Tongariro eruption risk elevated following quakes
The volcanic alert level has been lifted for Mt Tongariro following a series of earthquakes.
Small earthquakes were recorded beneath the central North Island mountain on July 13.
They died down but flared up again on July 18 and increased in frequency yesterday and today.
GNS volcanologist Brad Scott said the small earthquakes were all below magnitude 2.5, but they had increased monitoring due to the frequency.
"Our historic seismic data has shown that these small volcanic earthquakes are common at Tongariro, but usually only occur at an average rate of 2 per year. We have recorded more than 20 since July 13.''
Seismic activity indicating unrest was last detected at Tongariro during 2001.
"Our routine volcano monitoring also includes the chemistry of the lakes, springs and fumaroles on Tongariro.''
The most recent samples collected in May showed no anomalies, Mr Scott said.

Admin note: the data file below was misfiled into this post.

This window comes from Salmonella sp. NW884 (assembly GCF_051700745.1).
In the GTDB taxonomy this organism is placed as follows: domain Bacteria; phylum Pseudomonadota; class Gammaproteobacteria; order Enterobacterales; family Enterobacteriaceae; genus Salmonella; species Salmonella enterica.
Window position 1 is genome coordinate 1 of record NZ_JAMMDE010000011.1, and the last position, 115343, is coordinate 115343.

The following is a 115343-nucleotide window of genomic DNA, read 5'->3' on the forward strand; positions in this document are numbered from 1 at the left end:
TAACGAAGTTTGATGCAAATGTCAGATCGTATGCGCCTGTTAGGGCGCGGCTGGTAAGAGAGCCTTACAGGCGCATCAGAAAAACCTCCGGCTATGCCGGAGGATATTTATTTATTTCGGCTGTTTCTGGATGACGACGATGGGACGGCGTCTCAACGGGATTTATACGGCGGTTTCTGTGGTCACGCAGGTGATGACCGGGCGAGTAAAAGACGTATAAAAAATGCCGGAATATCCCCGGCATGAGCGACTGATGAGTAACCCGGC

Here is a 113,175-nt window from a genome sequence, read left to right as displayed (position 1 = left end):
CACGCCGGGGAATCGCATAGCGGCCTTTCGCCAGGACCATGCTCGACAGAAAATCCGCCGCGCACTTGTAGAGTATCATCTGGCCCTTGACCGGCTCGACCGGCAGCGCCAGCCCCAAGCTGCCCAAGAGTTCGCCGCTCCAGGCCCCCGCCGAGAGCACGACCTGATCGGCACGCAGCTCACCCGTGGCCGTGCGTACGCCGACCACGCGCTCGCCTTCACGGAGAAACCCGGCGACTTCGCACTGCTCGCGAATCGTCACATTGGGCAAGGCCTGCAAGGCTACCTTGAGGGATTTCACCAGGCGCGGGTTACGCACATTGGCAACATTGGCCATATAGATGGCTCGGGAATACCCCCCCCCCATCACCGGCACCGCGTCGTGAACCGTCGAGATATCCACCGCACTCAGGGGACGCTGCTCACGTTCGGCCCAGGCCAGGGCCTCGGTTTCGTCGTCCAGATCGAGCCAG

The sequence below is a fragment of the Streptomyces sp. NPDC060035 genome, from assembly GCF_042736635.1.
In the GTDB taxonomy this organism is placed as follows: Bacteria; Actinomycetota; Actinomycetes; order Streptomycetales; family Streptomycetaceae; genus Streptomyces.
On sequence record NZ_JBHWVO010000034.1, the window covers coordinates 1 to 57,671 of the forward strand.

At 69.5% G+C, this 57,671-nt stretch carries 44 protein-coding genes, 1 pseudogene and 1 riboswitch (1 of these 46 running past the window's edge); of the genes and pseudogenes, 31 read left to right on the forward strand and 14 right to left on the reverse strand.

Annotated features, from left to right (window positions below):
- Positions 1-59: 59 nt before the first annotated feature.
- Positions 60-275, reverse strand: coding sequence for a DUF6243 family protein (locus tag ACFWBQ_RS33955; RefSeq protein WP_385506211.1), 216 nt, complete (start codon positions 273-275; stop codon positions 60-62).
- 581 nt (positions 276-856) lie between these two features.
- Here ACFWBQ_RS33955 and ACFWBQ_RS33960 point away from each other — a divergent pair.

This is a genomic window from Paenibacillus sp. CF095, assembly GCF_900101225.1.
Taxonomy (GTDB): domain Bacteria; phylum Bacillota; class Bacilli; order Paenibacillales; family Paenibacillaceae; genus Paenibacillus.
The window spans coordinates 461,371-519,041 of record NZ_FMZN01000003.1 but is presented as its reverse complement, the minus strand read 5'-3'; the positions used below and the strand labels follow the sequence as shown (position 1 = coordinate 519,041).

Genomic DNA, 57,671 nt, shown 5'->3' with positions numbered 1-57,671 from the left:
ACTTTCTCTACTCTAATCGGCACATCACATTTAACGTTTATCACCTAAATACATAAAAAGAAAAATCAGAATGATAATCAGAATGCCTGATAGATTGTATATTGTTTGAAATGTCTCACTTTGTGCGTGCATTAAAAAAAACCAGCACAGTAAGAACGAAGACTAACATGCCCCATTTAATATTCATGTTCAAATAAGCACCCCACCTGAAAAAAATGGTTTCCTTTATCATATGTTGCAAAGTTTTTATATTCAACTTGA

GNS Science had upgraded the volcanic alert level from zero to one, meaning activity had risen from typical background surface activity.
Level two signals minor eruptive activity and level five indicates a large hazardous eruption in progress.
Mt Ruapehu and White Island each have an alert level of one.
The aviation colour code was also upgraded for Mt Tongariro from green to yellow, meaning the volcano is experiencing signs of elevated unrest above known background levels.
This month's quakes were clustered in a zone between Emerald Crater and the Te Māri craters at a depth of between two and seven kilometres.
Volcanologists will set up portable seismic recorders around the eipcentres of the quakes and sample hot springs, crater lakes and fumarole in the area.
Tongariro is made up of multiple volcanic cones constructed over a period of 275,000 years. There have been five reported eruptions from Te Māri craters and Red Crater between 1855 and 1896 and these have since been dormant.
The Dominion Post